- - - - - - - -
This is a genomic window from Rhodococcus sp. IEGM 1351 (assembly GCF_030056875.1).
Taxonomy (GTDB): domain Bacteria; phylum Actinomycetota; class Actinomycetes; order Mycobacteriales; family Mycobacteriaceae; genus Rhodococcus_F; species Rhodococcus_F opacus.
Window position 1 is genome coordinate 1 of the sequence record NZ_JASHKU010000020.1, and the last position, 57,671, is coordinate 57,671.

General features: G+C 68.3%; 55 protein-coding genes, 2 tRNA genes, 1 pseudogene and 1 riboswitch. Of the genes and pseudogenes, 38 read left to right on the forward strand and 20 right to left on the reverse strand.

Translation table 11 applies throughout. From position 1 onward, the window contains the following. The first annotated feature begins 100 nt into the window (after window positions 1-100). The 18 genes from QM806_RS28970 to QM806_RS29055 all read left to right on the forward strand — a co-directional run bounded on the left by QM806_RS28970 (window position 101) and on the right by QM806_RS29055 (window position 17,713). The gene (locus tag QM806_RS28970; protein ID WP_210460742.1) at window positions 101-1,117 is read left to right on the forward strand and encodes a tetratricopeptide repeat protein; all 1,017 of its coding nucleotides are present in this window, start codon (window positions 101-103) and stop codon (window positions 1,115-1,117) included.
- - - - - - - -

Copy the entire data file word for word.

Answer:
This is a genomic window from Rhodococcus sp. IEGM 1351 (assembly GCF_030056875.1).
Taxonomy (GTDB): domain Bacteria; phylum Actinomycetota; class Actinomycetes; order Mycobacteriales; family Mycobacteriaceae; genus Rhodococcus_F; species Rhodococcus_F opacus.
Window position 1 is genome coordinate 1 of the sequence record NZ_JASHKU010000020.1, and the last position, 57,671, is coordinate 57,671.

General features: G+C 68.3%; 55 protein-coding genes, 2 tRNA genes, 1 pseudogene and 1 riboswitch. Of the genes and pseudogenes, 38 read left to right on the forward strand and 20 right to left on the reverse strand.

Translation table 11 applies throughout. From position 1 onward, the window contains the following. The first annotated feature begins 100 nt into the window (after window positions 1-100). The 18 genes from QM806_RS28970 to QM806_RS29055 all read left to right on the forward strand — a co-directional run bounded on the left by QM806_RS28970 (window position 101) and on the right by QM806_RS29055 (window position 17,713). The gene (locus tag QM806_RS28970; protein ID WP_210460742.1) at window positions 101-1,117 is read left to right on the forward strand and encodes a tetratricopeptide repeat protein; all 1,017 of its coding nucleotides are present in this window, start codon (window positions 101-103) and stop codon (window positions 1,115-1,117) included.